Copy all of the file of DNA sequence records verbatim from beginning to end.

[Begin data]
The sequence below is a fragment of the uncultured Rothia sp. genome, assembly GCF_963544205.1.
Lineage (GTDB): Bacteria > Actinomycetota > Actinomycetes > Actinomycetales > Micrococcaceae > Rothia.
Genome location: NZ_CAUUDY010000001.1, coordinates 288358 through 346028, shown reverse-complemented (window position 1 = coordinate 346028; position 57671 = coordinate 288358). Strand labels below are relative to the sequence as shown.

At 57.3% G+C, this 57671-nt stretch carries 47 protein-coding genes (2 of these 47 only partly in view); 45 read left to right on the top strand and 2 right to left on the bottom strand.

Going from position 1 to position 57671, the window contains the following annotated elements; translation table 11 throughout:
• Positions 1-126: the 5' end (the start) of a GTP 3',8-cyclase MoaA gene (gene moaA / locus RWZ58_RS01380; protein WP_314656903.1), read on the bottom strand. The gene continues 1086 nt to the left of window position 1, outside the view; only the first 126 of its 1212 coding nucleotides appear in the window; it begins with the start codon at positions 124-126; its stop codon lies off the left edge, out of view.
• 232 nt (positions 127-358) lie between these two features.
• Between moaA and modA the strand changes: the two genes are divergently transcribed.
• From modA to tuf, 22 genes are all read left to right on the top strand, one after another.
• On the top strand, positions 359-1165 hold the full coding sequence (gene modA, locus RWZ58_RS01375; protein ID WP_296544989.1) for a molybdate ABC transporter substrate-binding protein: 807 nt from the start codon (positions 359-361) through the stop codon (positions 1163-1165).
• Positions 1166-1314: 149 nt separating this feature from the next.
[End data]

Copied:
The sequence below is a fragment of the uncultured Rothia sp. genome, assembly GCF_963544205.1.
Lineage (GTDB): Bacteria > Actinomycetota > Actinomycetes > Actinomycetales > Micrococcaceae > Rothia.
Genome location: NZ_CAUUDY010000001.1, coordinates 288358 through 346028, shown reverse-complemented (window position 1 = coordinate 346028; position 57671 = coordinate 288358). Strand labels below are relative to the sequence as shown.

At 57.3% G+C, this 57671-nt stretch carries 47 protein-coding genes (2 of these 47 only partly in view); 45 read left to right on the top strand and 2 right to left on the bottom strand.

Going from position 1 to position 57671, the window contains the following annotated elements; translation table 11 throughout:
• Positions 1-126: the 5' end (the start) of a GTP 3',8-cyclase MoaA gene (gene moaA / locus RWZ58_RS01380; protein WP_314656903.1), read on the bottom strand. The gene continues 1086 nt to the left of window position 1, outside the view; only the first 126 of its 1212 coding nucleotides appear in the window; it begins with the start codon at positions 124-126; its stop codon lies off the left edge, out of view.
• 232 nt (positions 127-358) lie between these two features.
• Between moaA and modA the strand changes: the two genes are divergently transcribed.
• From modA to tuf, 22 genes are all read left to right on the top strand, one after another.
• On the top strand, positions 359-1165 hold the full coding sequence (gene modA, locus RWZ58_RS01375; protein ID WP_296544989.1) for a molybdate ABC transporter substrate-binding protein: 807 nt from the start codon (positions 359-361) through the stop codon (positions 1163-1165).
• Positions 1166-1314: 149 nt separating this feature from the next.